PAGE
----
• Fast pace - Whatever I might think about the way Schreiber achieves such a fast pace, the fact is, it really is a fast-paced series. This series might be perfect for anyone who is reluctant to start a book because it takes them forever to finish. With each book under 200 pages, they don't even look all that daunting.
  • Mystery - Although the progress of Raven's investigations rely heavily on coincidences, she does do some investigating, and there are some readers who will probably enjoy following along while she tries to track down coffins or figure out the vampiric status of town newcomers.
  • Goth main characters - I've never been a part of the Goth subculture, so I can't say for sure whether Raven and Alexander's behavior really fits in, or whether they would be sneered at by real-life Goths. However, there are probably plenty of people, especially high school and junior high kids, who could identify with Raven's feeling that she doesn't fit in.
Now for the bad parts:
  • Coincidences - I already talked about the coincidences and denseness of just about all the characters besides Raven and Alexander.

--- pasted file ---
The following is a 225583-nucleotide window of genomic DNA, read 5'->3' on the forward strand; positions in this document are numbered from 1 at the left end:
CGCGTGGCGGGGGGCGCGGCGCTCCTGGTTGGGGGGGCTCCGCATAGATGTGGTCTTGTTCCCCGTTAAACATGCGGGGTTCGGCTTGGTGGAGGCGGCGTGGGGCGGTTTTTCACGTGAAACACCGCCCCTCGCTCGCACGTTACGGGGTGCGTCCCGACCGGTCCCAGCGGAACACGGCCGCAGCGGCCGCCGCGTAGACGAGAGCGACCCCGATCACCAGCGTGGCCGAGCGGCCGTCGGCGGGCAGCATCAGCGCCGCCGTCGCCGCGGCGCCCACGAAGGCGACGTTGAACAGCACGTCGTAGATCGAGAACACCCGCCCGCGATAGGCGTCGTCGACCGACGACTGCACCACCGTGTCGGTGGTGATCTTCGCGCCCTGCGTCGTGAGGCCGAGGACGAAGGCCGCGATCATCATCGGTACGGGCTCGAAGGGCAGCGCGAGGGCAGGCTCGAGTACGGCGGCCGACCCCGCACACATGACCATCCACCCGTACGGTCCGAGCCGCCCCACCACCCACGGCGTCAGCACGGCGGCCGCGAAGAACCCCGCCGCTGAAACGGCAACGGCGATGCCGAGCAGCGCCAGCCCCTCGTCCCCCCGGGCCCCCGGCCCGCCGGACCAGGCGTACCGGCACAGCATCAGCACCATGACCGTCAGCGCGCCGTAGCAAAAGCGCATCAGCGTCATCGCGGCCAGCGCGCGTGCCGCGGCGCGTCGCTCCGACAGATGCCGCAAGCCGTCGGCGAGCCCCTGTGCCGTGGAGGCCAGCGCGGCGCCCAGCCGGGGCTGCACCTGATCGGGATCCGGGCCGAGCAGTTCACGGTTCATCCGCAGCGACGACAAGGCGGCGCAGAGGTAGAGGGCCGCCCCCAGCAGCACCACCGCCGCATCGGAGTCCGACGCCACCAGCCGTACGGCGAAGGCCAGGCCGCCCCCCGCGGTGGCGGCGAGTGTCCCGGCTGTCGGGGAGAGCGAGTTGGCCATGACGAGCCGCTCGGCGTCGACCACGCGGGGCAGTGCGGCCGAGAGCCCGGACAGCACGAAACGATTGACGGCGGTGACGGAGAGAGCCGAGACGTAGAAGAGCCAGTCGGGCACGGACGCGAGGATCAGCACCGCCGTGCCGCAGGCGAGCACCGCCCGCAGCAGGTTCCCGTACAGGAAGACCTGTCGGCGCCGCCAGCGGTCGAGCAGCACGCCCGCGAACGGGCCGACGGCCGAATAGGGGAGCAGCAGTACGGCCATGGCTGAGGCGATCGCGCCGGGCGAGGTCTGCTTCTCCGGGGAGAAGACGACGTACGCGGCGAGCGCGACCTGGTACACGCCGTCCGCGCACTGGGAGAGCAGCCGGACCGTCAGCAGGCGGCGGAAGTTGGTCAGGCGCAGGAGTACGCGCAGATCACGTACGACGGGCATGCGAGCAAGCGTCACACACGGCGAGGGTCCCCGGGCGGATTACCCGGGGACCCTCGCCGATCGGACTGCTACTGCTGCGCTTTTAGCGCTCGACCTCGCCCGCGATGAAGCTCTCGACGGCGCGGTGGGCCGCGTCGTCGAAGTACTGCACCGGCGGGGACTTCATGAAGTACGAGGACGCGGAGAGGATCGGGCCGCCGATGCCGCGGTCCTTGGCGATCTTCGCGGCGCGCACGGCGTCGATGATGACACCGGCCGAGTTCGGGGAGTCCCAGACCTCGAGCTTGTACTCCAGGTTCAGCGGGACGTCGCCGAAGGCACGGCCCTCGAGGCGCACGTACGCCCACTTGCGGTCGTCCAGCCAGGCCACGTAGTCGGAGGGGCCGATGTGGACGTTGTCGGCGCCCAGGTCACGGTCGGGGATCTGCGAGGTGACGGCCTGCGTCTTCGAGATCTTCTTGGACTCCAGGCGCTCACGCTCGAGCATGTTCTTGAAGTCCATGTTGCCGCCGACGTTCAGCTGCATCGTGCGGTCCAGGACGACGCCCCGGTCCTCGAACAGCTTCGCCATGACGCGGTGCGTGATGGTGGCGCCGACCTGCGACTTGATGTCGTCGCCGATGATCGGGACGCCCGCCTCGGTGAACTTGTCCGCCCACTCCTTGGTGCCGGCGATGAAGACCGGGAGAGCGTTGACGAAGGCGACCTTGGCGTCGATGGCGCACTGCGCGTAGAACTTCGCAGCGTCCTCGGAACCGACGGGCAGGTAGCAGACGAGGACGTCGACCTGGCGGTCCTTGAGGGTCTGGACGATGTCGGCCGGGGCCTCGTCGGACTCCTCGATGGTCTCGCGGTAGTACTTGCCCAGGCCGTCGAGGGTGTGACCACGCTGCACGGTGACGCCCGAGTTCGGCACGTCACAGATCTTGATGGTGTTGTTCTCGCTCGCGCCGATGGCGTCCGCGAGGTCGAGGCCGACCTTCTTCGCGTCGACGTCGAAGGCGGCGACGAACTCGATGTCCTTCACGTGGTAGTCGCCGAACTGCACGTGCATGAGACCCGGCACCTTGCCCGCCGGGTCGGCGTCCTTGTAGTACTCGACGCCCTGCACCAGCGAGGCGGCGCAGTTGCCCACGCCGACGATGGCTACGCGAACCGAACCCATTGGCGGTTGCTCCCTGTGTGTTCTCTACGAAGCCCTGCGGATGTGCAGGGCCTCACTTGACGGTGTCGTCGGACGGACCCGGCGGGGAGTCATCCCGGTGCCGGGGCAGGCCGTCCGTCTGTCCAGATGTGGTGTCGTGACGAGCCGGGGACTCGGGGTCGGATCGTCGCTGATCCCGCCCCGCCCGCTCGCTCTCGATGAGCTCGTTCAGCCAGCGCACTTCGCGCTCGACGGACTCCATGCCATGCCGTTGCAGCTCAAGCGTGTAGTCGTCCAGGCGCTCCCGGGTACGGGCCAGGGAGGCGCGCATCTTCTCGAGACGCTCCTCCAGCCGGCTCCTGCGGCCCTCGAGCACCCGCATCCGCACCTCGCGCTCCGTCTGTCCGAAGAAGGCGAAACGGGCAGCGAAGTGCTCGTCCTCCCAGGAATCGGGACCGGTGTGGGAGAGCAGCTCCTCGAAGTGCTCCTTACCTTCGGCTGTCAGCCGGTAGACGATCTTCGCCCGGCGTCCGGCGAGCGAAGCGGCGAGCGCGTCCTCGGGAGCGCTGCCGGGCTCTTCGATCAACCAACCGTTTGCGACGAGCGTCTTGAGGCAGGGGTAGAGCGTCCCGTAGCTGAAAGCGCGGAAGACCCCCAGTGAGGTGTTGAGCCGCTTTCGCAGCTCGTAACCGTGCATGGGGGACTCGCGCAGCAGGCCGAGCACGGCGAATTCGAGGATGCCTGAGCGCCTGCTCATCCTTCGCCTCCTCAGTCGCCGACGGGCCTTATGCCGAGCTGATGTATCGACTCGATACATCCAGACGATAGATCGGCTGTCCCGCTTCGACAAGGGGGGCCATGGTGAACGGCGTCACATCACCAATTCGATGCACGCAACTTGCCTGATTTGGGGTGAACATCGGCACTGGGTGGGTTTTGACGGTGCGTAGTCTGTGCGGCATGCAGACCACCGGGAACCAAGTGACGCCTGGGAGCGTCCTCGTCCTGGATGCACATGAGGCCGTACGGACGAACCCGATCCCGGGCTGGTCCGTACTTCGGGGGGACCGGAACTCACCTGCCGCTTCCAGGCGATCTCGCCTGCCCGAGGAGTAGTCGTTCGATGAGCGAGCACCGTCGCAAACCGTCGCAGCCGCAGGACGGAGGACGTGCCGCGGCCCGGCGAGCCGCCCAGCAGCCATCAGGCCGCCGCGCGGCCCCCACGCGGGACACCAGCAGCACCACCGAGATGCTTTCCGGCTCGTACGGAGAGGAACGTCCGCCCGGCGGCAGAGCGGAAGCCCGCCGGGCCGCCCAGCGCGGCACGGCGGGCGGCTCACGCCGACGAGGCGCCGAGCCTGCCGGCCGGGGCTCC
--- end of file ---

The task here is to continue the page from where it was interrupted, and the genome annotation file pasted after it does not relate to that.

• The romance is superficial - I read a lot of romance novels, and I love seeing how the relationships in those books develop. Every time I get started with a new book in this series, I hope that Schreiber will include more relationship development scenes between Raven and Alexander, and every time I get a little taste and then am left disappointed. Alexander is introduced fairly late in the first book, and, since then, Schreiber hasn't really revealed much more about him and his personality. He's shy, he likes to paint, he's a vampire, and he used to be betrothed but he broke it off. That's pretty much it. Rather than building on this and developing the emotions and relationship between him and Raven, Schreiber has the occasional "cuddling while watching a movie and eating popcorn" scene that shows that the two of them are getting along well and like the same kinds of entertainment, but which accomplishes nothing in the way of relationship development.